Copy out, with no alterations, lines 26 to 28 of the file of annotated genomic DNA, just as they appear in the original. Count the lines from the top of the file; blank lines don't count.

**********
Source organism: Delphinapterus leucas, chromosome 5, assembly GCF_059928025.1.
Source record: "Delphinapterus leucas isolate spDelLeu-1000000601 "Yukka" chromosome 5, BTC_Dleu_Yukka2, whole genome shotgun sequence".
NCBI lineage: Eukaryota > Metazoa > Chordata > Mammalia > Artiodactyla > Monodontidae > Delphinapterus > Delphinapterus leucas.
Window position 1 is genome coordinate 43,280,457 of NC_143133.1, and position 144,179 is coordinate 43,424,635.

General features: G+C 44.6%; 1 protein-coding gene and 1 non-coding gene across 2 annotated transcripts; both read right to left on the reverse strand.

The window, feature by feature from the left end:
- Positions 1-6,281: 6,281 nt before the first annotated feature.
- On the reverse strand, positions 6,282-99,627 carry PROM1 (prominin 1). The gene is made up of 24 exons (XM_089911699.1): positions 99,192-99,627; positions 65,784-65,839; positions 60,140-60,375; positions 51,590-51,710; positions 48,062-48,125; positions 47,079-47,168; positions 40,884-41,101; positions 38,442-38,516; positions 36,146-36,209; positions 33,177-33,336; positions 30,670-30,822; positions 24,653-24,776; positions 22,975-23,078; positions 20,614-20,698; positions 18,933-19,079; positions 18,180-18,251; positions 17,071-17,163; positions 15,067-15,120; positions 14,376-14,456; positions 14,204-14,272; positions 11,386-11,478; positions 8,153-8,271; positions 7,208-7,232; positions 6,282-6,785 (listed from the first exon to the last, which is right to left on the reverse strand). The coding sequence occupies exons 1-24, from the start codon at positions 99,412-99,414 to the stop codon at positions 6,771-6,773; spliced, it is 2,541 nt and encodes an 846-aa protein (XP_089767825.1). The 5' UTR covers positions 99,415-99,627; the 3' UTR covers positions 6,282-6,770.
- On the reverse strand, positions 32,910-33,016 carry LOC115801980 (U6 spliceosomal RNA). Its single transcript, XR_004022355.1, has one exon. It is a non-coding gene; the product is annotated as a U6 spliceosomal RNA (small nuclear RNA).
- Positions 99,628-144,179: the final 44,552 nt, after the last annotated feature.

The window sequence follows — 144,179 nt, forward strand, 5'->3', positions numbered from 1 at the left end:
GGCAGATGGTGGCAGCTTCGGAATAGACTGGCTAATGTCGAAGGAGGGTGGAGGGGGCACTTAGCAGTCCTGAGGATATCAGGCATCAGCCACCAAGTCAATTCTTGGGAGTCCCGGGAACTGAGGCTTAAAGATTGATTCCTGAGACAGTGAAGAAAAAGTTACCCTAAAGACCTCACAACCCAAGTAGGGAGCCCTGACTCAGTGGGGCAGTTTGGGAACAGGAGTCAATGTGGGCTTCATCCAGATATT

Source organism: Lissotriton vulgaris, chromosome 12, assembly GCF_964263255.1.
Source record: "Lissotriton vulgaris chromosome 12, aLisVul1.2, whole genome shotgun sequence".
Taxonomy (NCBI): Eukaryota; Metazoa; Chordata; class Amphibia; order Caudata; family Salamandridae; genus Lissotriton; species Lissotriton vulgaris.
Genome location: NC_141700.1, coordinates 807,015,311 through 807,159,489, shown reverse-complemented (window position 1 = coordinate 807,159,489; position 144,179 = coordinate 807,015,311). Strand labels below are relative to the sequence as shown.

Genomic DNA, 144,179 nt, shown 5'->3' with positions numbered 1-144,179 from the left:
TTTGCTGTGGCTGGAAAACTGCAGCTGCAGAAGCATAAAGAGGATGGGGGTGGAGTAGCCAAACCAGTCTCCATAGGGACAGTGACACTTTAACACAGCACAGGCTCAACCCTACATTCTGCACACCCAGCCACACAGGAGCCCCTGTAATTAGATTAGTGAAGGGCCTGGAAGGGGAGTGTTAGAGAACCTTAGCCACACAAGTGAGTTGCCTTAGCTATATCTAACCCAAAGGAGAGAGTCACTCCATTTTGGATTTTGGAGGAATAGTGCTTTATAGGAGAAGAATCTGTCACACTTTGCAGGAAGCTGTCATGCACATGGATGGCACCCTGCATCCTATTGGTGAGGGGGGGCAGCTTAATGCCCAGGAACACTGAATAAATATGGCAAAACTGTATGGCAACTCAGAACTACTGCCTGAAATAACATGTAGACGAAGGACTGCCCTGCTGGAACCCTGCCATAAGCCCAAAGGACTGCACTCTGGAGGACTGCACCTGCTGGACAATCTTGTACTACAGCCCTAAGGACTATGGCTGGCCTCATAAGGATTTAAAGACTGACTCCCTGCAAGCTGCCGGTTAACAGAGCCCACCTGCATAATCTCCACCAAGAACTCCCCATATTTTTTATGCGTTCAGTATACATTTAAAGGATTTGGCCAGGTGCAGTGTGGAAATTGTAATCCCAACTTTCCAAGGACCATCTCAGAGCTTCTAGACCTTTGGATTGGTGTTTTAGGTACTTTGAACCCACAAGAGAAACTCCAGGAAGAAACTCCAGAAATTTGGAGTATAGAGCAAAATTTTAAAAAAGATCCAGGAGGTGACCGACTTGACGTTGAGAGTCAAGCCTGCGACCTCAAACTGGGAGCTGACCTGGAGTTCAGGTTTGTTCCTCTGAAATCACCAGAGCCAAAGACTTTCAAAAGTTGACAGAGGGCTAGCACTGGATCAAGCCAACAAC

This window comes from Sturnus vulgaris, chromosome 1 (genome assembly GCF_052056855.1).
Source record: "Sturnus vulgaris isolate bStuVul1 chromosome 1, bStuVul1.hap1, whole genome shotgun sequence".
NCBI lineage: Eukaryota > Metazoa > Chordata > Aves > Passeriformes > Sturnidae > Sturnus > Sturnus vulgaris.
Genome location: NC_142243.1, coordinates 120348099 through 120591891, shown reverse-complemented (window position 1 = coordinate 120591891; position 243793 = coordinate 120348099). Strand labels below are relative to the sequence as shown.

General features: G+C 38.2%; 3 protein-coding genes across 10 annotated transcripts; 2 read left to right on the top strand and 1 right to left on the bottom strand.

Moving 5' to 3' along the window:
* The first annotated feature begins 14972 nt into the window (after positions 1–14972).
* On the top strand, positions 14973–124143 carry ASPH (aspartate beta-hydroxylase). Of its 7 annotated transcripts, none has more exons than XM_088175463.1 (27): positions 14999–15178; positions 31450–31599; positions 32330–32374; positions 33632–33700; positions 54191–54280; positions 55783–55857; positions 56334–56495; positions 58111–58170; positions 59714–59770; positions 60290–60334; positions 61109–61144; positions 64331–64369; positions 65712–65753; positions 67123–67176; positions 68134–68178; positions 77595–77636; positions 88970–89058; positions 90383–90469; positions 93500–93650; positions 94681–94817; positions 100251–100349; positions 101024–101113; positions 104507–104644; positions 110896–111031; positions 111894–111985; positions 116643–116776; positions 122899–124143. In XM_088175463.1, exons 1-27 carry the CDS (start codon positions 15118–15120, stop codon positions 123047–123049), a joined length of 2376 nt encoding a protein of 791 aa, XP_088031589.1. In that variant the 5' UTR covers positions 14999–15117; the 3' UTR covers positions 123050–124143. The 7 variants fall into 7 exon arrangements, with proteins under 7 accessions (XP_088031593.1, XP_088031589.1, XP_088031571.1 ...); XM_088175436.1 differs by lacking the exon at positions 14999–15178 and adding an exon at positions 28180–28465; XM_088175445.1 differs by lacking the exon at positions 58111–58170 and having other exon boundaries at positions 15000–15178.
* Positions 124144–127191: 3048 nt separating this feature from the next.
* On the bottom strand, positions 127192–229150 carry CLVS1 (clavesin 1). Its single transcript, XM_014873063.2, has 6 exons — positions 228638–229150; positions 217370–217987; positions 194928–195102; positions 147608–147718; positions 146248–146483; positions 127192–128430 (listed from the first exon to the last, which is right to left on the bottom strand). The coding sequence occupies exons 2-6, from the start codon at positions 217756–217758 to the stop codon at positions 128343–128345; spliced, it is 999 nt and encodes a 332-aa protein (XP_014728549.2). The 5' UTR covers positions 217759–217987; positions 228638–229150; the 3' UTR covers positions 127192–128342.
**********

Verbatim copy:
* On the top strand, positions 14973–124143 carry ASPH (aspartate beta-hydroxylase). Of its 7 annotated transcripts, none has more exons than XM_088175463.1 (27): positions 14999–15178; positions 31450–31599; positions 32330–32374; positions 33632–33700; positions 54191–54280; positions 55783–55857; positions 56334–56495; positions 58111–58170; positions 59714–59770; positions 60290–60334; positions 61109–61144; positions 64331–64369; positions 65712–65753; positions 67123–67176; positions 68134–68178; positions 77595–77636; positions 88970–89058; positions 90383–90469; positions 93500–93650; positions 94681–94817; positions 100251–100349; positions 101024–101113; positions 104507–104644; positions 110896–111031; positions 111894–111985; positions 116643–116776; positions 122899–124143. In XM_088175463.1, exons 1-27 carry the CDS (start codon positions 15118–15120, stop codon positions 123047–123049), a joined length of 2376 nt encoding a protein of 791 aa, XP_088031589.1. In that variant the 5' UTR covers positions 14999–15117; the 3' UTR covers positions 123050–124143. The 7 variants fall into 7 exon arrangements, with proteins under 7 accessions (XP_088031593.1, XP_088031589.1, XP_088031571.1 ...); XM_088175436.1 differs by lacking the exon at positions 14999–15178 and adding an exon at positions 28180–28465; XM_088175445.1 differs by lacking the exon at positions 58111–58170 and having other exon boundaries at positions 15000–15178.
* Positions 124144–127191: 3048 nt separating this feature from the next.
* On the bottom strand, positions 127192–229150 carry CLVS1 (clavesin 1). Its single transcript, XM_014873063.2, has 6 exons — positions 228638–229150; positions 217370–217987; positions 194928–195102; positions 147608–147718; positions 146248–146483; positions 127192–128430 (listed from the first exon to the last, which is right to left on the bottom strand). The coding sequence occupies exons 2-6, from the start codon at positions 217756–217758 to the stop codon at positions 128343–128345; spliced, it is 999 nt and encodes a 332-aa protein (XP_014728549.2). The 5' UTR covers positions 217759–217987; positions 228638–229150; the 3' UTR covers positions 127192–128342.